This was intended to instill in our callow minds the virtue of sharing.

Now, sharing is a Christian virtue, under certain circumstances.   This is important, you must be sharing your own stuff.  Let's say you have some used clothing that you can no longer wear because you your girth, but it is still like new.  Taking it down to the Salvation Army store is both good stewardship and a form of sharing with someone who is not as far along that expanding waistline thingy. If, on the other hand, someone comes along and asks you if he can use that Toyota truck over there, and you say "yes," even though the truck actually belongs to your neighbor, that is not sharing. It also is not sharing unless it is done voluntarily.  If I come up to you, point a gun and say something like "please donate to the PolyKahr fund," even though I say "please" and use the word "donate," it is still stealing.  And that is why liberals get no "virtue" credit for sharing funds collected through taxation with others.  They also can not claim compassion or any other virtue.  Instead, what they have done would be classified as stealing, and they would be put in prison for it if it were done by you or me.

This brings up an interesting point.  Many times liberals will argue that the fund of taxes collected is like a community fund, similar to a church or the NRA, and since they pay taxes too, they should have an equal share in saying where those taxes should be spent.  First, as I pointed out above, taxes are compelled by force of arms.  Just ask anyone in jail for not paying his taxes.  The government can maintain the fiction of "voluntary" payment, but that only lasts so long as the average persons tax burden is a nuisance.  At some point, people begin to seek out ways to avoid paying taxes.  A church or the NRA are completely different, because they can not force anyone to pay.  Instead, they must offer something that people want to pay for.  If the NRA, for example, does not meet my needs, I will not join.  Indeed, for many years I did not join because the NRA talked about the Second Amendment as if its main focus was hunting.  If liberals, using their own money, want to start a fund to give welfare checks to needy families, they are welcome to do so, and would find many conservatives who would contribute as well.  But liberals instead want to use other peoples money and then pat themselves on the back for being compassionate.  Sorry, it doesn't work that way.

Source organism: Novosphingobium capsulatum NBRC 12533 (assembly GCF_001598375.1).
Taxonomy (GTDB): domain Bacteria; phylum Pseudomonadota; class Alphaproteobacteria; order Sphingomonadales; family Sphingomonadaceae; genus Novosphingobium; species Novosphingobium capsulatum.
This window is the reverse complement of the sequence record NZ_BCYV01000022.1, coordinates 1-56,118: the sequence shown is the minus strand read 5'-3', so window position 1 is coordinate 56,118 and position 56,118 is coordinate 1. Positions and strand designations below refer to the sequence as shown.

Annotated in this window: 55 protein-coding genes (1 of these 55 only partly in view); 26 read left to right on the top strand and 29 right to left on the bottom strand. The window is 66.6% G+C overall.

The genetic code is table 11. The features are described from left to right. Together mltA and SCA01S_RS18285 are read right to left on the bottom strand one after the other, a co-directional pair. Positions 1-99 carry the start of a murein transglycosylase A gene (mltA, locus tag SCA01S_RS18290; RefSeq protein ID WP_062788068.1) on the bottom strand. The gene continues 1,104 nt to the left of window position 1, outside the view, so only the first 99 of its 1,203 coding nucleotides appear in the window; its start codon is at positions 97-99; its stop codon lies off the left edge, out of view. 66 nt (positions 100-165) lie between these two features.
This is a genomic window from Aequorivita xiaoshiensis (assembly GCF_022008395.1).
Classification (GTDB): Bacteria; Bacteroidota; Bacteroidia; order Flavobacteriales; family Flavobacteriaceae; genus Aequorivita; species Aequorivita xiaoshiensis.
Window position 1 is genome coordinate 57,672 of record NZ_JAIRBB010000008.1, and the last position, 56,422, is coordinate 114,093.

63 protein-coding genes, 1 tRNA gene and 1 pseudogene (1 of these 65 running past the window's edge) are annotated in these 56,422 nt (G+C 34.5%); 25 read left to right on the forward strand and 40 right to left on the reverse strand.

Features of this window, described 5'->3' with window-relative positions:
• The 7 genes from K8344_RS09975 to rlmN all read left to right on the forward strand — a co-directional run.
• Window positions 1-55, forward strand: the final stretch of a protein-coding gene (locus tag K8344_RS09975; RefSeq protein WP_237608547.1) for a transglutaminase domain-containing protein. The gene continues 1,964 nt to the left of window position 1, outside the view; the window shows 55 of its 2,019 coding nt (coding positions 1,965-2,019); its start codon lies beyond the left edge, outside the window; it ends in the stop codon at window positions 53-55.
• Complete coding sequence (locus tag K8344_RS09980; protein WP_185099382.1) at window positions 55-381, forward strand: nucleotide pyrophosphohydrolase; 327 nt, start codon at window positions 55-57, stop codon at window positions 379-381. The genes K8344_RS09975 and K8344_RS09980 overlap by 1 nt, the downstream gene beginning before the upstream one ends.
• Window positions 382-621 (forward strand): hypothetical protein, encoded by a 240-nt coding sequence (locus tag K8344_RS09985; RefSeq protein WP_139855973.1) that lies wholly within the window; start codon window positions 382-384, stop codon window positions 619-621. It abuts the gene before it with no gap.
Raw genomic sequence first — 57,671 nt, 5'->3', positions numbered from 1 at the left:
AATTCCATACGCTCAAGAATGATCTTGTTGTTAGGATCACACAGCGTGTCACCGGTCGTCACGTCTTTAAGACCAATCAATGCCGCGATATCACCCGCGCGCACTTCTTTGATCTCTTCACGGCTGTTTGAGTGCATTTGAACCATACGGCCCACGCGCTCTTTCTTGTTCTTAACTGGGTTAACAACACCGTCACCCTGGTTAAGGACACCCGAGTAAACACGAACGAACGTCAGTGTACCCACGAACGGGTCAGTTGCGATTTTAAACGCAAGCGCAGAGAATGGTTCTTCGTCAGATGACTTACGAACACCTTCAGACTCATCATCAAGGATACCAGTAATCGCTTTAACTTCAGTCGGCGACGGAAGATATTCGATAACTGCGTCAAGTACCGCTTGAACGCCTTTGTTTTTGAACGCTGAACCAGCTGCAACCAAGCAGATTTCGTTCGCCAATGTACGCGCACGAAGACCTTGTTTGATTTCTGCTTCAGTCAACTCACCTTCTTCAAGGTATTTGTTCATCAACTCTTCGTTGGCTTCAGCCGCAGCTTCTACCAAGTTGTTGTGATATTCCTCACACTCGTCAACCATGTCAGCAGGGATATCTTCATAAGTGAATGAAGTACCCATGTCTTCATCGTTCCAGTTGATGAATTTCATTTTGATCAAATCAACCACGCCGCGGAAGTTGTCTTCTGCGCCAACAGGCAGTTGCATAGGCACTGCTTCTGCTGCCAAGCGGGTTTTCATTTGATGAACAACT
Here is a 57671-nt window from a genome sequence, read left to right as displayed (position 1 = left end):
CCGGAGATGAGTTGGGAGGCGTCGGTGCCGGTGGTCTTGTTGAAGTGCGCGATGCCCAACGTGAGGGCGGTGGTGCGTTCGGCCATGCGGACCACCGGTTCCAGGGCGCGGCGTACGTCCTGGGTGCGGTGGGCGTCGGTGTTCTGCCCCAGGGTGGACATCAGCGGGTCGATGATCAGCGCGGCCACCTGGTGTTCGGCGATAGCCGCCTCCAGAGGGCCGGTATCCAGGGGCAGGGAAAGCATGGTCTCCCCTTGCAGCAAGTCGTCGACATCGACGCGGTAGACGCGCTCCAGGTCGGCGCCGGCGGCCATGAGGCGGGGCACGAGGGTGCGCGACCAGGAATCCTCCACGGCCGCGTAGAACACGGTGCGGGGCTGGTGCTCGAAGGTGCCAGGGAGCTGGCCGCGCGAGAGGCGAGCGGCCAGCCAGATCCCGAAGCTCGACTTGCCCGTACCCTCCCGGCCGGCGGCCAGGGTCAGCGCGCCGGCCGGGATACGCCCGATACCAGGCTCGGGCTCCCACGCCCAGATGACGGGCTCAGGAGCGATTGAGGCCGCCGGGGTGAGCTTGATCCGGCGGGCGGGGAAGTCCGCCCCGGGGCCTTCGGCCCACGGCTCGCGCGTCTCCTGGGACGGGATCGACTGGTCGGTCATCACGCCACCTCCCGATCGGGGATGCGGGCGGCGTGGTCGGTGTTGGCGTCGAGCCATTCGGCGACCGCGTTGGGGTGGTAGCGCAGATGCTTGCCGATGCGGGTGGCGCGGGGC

The story of the Puritan pilgrims is in fact available to us today in the form of the detailed journals kept by the Governor of the colony, William Bradford.  Bradford's journals reveal not the rosy picture of corrupt and vile Europeans meeting uncorrupted noble savages who save them from destruction.  Instead, Bradford's reveal something about the nature of men, everywhere and at all times.  But for that story I'll take you to the Heritage Foundation where Michael Franc writes that the Pilgrims Beat Communism with Free Market.